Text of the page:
I know that I’m feeling better than most people.
I’m home and relaxing after cricket training. Feet up and scrolling through the best of Netflix and Stan to whet my insatiable appetite for distraction before I sleep. Not that the ATAR release at 7 am tomorrow bothers me heaps – I know that I should be right to surpass an ATAR of 80 in order to get into my preferred course of Journalism at RMIT University. But it is still lurking in the back of my brain, like a nagging unknown that I beg to be answered with a four digit number. If I have this tiny niggle in the deep pits of my brain, I know that the majority of other Victorian Year 12 students must be experiencing much worse right now. There must be large amounts of doubt, fear and apprehension over what they may see when their bleary eyes log into their VCAA account and view their results.
For the rest of the night, I binge watch episodes of The Office (US version, of course) and attempt to wind down by switching off my inner thoughts that ponder what may happen tomorrow. By the time I get into bed I hold no fear, only a hint of nervous excitement as I’m keen to discover how I went and get some closure from my schooling life. Despite this relaxed outlook, I initially struggle to sleep as my mind is free to wonder about the number I will see on my iPhone tomorrow morning. However, this isn’t close to the large scale insomnia that many people (including me) had the night before the dreaded English exam, as I still fall asleep in a reasonable amount of time.
Despite my alarm being set for 6.58 am, I am awake and alert by 6.15. Lucky me, here comes 45 slow minutes. Just like how they used to pass at school – how fitting! I pass the time by lying in bed and indulging in the television show Brooklyn Nine-Nine, as well as various cricket and football videos on YouTube. Suddenly it’s 6.57 am and my phone buzzes with an email – I wonder what it could be at this time of the morning?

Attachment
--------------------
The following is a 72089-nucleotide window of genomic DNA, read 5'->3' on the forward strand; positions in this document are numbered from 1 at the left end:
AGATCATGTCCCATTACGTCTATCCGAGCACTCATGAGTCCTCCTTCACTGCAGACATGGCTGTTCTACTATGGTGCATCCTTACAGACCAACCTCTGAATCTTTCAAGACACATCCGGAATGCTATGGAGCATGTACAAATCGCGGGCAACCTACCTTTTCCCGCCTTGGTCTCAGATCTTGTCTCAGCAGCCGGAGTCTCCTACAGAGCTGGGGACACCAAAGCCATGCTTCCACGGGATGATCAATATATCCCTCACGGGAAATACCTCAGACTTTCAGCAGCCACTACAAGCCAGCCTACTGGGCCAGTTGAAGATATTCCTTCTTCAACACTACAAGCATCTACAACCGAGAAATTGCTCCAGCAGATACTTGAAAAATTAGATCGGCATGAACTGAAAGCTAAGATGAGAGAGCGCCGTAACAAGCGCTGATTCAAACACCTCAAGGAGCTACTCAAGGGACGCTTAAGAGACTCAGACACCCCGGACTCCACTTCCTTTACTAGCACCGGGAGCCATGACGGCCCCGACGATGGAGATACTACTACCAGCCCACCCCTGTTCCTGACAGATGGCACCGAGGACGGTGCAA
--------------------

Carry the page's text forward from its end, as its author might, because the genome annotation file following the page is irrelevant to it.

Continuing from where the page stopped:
Expecting a random JB Hi Fi advertisement, it’s actually an email from VCAA with my study scores for each subject. They’ve come early, and my body instantly ignites into a fervent panic as I rush to cast my eyes over the email. I get halfway through my subjects and realise that it includes no ATAR, so I flick to the ‘Results and ATAR’ app to get the full rundown of my results. I tap onto the ATAR screen and my jaw widens, agape with disbelief. 98.55. In all my thoughts about what I might get as an ATAR, this was in my wildest fantasy.
Up I get, texting my results to family and friends as energy rushes through my body. Despite knowing that I am tired, my body is in overdrive and it takes an hour of relaxation for me to feel sleepy again. When I finally catch up on some much-needed rest, my phone is full of texts and missed calls. The most damning are from my mother, as she has been hounding me about replying due to my school principal calling her and asking to speak to me. Whoops! I finally call back and hear that I received the third highest score in my year level, before seeing Facebook group chats and reading all of the awesome scores that my friends got. I know that this isn’t the case for everyone, so it makes it better to know that my friends have all done well and there is not much disappointment clouding our mornings. What a day!
The excitement is finally wearing off. Friday was a whirlwind, with a party at night topping it off as plenty of people celebrated and happily congratulated scores. Saturday cricket allowed my older teammates to ask about my results, but by 2PM the novelty had worn off and all I thought about was playing and watching cricket. By night, everyone was done with ATARs and only worried about university courses, with the heavy burden of scores being over and done with. A weight had been removed from the shoulders of many young Victorians.
It had been proven right. Everyone said that once you receive your scores, it instantly doesn’t matter. For me, it will matter for a day or two, as my score is beyond my expectations and very difficult to fathom. I’m sure that even when I see my name in the paper, I still won’t fully believe it. But once university preferences are finalised, it’s over, and my score becomes an easy way to flaunt success and describe how I went in school. The only problem with this – are school results even worth the fuss? Over the past few days I’ve discovered that they're not, as a healthy balance and work experience holds just as much, if not more weight, than ATAR scores.
By Sean Mortell